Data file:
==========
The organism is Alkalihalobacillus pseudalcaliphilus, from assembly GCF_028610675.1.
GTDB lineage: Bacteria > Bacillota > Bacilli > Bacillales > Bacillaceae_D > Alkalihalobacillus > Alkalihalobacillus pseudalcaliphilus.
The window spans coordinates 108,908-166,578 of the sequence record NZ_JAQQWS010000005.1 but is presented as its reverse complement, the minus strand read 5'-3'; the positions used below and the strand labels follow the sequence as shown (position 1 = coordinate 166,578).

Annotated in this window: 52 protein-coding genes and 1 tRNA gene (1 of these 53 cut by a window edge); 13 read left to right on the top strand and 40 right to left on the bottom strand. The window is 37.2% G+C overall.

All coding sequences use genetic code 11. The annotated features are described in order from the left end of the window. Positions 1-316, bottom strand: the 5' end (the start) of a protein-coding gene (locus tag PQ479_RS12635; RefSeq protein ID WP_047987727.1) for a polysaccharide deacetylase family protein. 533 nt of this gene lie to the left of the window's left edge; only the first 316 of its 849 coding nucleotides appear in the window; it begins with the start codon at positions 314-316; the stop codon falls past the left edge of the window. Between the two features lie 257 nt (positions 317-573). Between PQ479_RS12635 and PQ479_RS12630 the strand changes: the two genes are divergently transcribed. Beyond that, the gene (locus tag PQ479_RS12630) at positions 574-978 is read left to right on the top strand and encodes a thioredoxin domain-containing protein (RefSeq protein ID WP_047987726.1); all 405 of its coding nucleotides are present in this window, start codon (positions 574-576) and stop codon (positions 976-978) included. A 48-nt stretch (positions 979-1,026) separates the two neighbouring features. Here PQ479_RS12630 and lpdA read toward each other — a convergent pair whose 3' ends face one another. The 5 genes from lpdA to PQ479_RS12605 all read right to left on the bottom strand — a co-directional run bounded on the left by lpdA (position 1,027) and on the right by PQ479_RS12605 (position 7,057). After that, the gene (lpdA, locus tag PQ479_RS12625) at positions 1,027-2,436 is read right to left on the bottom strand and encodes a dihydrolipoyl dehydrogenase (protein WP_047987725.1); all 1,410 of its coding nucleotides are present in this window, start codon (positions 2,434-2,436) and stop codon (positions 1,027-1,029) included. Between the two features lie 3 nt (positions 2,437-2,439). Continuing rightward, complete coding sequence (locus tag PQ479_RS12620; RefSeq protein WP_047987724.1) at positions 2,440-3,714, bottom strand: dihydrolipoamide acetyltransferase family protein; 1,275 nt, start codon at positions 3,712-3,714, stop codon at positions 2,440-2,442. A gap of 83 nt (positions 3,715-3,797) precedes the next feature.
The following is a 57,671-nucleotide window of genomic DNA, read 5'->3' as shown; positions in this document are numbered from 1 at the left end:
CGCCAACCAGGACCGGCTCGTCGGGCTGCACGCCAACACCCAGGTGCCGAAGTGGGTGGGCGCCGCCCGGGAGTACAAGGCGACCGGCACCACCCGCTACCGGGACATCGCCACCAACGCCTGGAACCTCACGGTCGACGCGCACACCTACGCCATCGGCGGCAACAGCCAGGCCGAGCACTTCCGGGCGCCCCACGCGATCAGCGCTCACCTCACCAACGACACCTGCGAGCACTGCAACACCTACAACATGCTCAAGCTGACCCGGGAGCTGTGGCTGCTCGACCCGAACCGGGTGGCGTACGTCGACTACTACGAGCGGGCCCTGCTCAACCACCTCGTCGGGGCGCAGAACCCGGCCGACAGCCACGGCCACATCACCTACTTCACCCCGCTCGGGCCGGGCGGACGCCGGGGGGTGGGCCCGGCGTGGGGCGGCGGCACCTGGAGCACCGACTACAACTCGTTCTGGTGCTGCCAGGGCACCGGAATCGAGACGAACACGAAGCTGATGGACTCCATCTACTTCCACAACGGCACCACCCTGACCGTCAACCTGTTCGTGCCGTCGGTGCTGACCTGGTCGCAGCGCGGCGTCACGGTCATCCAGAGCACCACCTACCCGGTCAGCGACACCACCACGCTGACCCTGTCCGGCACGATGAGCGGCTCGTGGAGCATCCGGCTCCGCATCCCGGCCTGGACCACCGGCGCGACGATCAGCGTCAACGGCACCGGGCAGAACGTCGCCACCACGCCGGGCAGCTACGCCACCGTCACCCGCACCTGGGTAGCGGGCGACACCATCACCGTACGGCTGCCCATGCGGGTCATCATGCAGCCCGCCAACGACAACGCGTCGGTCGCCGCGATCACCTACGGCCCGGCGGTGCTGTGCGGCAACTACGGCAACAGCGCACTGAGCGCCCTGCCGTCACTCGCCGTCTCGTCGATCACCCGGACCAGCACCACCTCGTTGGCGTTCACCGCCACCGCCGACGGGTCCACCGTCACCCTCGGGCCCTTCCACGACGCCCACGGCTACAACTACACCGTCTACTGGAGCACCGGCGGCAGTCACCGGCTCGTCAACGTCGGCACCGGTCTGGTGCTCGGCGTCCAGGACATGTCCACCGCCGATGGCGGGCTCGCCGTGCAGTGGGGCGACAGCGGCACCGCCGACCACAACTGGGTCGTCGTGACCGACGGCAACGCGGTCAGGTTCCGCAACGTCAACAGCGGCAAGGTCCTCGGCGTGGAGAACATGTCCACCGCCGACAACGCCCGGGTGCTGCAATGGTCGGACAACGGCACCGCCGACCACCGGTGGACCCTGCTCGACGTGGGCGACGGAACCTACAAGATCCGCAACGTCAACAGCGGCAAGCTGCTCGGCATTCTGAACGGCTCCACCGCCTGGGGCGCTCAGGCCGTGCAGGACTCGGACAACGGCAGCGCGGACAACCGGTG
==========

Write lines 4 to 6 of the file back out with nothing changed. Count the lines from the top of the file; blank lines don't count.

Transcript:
Annotated in this window: 52 protein-coding genes and 1 tRNA gene (1 of these 53 cut by a window edge); 13 read left to right on the top strand and 40 right to left on the bottom strand. The window is 37.2% G+C overall.

All coding sequences use genetic code 11. The annotated features are described in order from the left end of the window. Positions 1-316, bottom strand: the 5' end (the start) of a protein-coding gene (locus tag PQ479_RS12635; RefSeq protein ID WP_047987727.1) for a polysaccharide deacetylase family protein. 533 nt of this gene lie to the left of the window's left edge; only the first 316 of its 849 coding nucleotides appear in the window; it begins with the start codon at positions 314-316; the stop codon falls past the left edge of the window. Between the two features lie 257 nt (positions 317-573). Between PQ479_RS12635 and PQ479_RS12630 the strand changes: the two genes are divergently transcribed. Beyond that, the gene (locus tag PQ479_RS12630) at positions 574-978 is read left to right on the top strand and encodes a thioredoxin domain-containing protein (RefSeq protein ID WP_047987726.1); all 405 of its coding nucleotides are present in this window, start codon (positions 574-576) and stop codon (positions 976-978) included. A 48-nt stretch (positions 979-1,026) separates the two neighbouring features. Here PQ479_RS12630 and lpdA read toward each other — a convergent pair whose 3' ends face one another. The 5 genes from lpdA to PQ479_RS12605 all read right to left on the bottom strand — a co-directional run bounded on the left by lpdA (position 1,027) and on the right by PQ479_RS12605 (position 7,057). After that, the gene (lpdA, locus tag PQ479_RS12625) at positions 1,027-2,436 is read right to left on the bottom strand and encodes a dihydrolipoyl dehydrogenase (protein WP_047987725.1); all 1,410 of its coding nucleotides are present in this window, start codon (positions 2,434-2,436) and stop codon (positions 1,027-1,029) included. Between the two features lie 3 nt (positions 2,437-2,439). Continuing rightward, complete coding sequence (locus tag PQ479_RS12620; RefSeq protein WP_047987724.1) at positions 2,440-3,714, bottom strand: dihydrolipoamide acetyltransferase family protein; 1,275 nt, start codon at positions 3,712-3,714, stop codon at positions 2,440-2,442. A gap of 83 nt (positions 3,715-3,797) precedes the next feature.
The following is a 57,671-nucleotide window of genomic DNA, read 5'->3' as shown; positions in this document are numbered from 1 at the left end: